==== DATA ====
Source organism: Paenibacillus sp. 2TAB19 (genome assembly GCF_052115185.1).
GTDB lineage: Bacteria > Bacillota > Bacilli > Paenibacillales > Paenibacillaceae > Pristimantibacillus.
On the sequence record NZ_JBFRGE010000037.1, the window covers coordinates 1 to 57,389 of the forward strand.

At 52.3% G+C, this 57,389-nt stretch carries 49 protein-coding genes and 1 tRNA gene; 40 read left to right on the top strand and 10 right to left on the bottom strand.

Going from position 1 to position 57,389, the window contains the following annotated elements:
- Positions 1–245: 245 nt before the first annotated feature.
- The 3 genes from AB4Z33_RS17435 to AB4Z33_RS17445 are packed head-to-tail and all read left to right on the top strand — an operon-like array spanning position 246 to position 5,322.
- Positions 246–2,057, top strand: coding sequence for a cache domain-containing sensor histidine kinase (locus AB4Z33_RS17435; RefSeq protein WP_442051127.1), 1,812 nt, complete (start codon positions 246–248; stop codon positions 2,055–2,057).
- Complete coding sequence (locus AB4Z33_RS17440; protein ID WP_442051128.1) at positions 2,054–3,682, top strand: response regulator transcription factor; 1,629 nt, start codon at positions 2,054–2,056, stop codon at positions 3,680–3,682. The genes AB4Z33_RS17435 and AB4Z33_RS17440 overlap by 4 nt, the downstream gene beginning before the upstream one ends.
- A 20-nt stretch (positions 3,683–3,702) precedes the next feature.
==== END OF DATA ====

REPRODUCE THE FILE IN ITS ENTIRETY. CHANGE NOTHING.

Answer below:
Source organism: Paenibacillus sp. 2TAB19 (genome assembly GCF_052115185.1).
GTDB lineage: Bacteria > Bacillota > Bacilli > Paenibacillales > Paenibacillaceae > Pristimantibacillus.
On the sequence record NZ_JBFRGE010000037.1, the window covers coordinates 1 to 57,389 of the forward strand.

At 52.3% G+C, this 57,389-nt stretch carries 49 protein-coding genes and 1 tRNA gene; 40 read left to right on the top strand and 10 right to left on the bottom strand.

Going from position 1 to position 57,389, the window contains the following annotated elements:
- Positions 1–245: 245 nt before the first annotated feature.
- The 3 genes from AB4Z33_RS17435 to AB4Z33_RS17445 are packed head-to-tail and all read left to right on the top strand — an operon-like array spanning position 246 to position 5,322.
- Positions 246–2,057, top strand: coding sequence for a cache domain-containing sensor histidine kinase (locus AB4Z33_RS17435; RefSeq protein WP_442051127.1), 1,812 nt, complete (start codon positions 246–248; stop codon positions 2,055–2,057).
- Complete coding sequence (locus AB4Z33_RS17440; protein ID WP_442051128.1) at positions 2,054–3,682, top strand: response regulator transcription factor; 1,629 nt, start codon at positions 2,054–2,056, stop codon at positions 3,680–3,682. The genes AB4Z33_RS17435 and AB4Z33_RS17440 overlap by 4 nt, the downstream gene beginning before the upstream one ends.
- A 20-nt stretch (positions 3,683–3,702) precedes the next feature.